From a business leader’s perspective, ensuring that your company’s messaging promotes (and leads back to) core values such as inclusivity, diversity, and equality, helps build trust between employer and employee. Additionally, to become an incubator for ideas, workplaces need to be safe spaces in which honest views and opinions can be shared openly.
Ok, thank you for that. Let’s now jump to the primary focus of our interview. Most of our readers — in fact, most people — think they have a pretty good idea of what a CEO or executive does. But in just a few words can you explain what an executive does that is different from the responsibilities of the other leaders?
As the intermediary between the company and the board of directors, executives are responsible for communicating and explaining the performance of the business, as well as to ensure it is heading in the right direction. At the heart, being a CEO is about understanding the intersection between business and people, and most importantly, it’s about inspiring results.
As an executive, one is required to dissect, critique and refine the organization’s strategic business plan, based on both the external and internal factors. The challenge of considering the bigger picture and making decisions that may impact customers, employees, and the board, is what makes being an executive unique.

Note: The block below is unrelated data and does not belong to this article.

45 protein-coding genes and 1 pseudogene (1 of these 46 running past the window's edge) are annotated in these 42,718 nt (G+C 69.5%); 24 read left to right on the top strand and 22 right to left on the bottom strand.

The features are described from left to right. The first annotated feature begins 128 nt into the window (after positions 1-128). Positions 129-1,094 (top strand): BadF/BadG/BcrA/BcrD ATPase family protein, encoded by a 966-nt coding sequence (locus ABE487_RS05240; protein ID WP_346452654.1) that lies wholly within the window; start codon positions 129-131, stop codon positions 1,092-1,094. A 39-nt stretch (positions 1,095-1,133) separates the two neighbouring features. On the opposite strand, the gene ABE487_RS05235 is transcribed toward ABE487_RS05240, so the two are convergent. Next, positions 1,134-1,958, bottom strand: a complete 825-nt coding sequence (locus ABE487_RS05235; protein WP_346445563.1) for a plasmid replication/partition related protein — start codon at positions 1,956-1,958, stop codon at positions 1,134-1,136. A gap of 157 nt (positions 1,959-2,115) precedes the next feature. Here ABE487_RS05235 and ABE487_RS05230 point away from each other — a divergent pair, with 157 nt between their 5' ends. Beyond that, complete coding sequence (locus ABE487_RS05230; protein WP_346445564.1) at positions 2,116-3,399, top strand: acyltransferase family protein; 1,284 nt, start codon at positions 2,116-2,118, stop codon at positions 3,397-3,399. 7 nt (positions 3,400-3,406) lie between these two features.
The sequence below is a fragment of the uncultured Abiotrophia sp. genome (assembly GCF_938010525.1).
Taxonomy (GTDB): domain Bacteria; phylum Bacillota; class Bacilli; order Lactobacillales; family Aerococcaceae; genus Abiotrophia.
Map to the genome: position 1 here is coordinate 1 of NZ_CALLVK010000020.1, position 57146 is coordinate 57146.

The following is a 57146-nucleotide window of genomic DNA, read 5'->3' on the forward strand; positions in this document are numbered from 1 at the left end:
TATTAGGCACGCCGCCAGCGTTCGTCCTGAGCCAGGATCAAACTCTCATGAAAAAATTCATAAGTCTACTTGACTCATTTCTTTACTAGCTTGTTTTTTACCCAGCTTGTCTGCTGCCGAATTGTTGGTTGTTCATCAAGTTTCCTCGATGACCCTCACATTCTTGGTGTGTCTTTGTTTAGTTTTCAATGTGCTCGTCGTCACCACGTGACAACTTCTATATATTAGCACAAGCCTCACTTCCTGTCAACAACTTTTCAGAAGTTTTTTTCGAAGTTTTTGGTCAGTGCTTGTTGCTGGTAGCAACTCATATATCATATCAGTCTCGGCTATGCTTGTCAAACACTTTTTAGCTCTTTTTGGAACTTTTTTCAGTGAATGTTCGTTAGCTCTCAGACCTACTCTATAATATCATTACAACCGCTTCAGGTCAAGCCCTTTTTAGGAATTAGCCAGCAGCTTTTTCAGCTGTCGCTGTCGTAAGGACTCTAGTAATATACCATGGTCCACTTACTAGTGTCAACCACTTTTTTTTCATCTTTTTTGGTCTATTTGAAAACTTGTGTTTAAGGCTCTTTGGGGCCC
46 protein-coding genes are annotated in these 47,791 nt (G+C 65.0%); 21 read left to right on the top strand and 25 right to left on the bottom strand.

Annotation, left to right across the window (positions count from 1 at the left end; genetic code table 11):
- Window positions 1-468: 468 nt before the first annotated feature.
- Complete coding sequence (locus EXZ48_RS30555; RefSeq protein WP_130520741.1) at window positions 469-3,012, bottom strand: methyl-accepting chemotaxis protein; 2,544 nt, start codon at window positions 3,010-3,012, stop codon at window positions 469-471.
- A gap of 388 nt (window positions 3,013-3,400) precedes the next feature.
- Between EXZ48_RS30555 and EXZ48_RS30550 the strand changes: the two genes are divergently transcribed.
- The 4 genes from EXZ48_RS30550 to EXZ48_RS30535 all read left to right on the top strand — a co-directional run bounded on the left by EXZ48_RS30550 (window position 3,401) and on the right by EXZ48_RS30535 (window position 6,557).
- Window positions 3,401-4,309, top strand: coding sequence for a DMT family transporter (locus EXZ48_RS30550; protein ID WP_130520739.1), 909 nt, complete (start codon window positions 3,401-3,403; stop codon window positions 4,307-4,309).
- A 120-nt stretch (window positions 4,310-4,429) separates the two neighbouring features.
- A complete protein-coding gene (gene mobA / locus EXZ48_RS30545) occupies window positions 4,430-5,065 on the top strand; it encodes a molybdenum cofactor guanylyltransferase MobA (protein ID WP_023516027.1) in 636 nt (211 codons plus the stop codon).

What are the “myths” that you would like to dispel about being a CEO or executive. Can you explain what you mean?
I suppose the biggest misconception is that some people think that all executives are like Elon Musk. But in reality, most CEOs are not flying around in private jets drinking champagne, nor are they sitting in multi-million-dollar offices planning how to colonize Mars. Actually, most of the work we do is very down to earth. In fact, you’re more likely to find an executive presenting PowerPoint slides, pulling together Excel spreadsheets, or sitting in a meeting solving small everyday issues, than find them in an expensive restaurant eating caviar!
What is the most striking difference between your actual job and how you thought the job would be?
Like most, I too wish there were more hours in the day. When I joined HappyOrNot, I was excited at the prospect of engaging with customers frequently to learn and hear their stories. However, with everyone so busy, it can be hard to schedule these meetings. I hope to find more time to connect with clients in the new year!
Do you think everyone is cut out to be an executive? In your opinion, which specific traits increase the likelihood that a person will be a successful executive and what type of person should avoid aspiring to be an executive? Can you explain what you mean?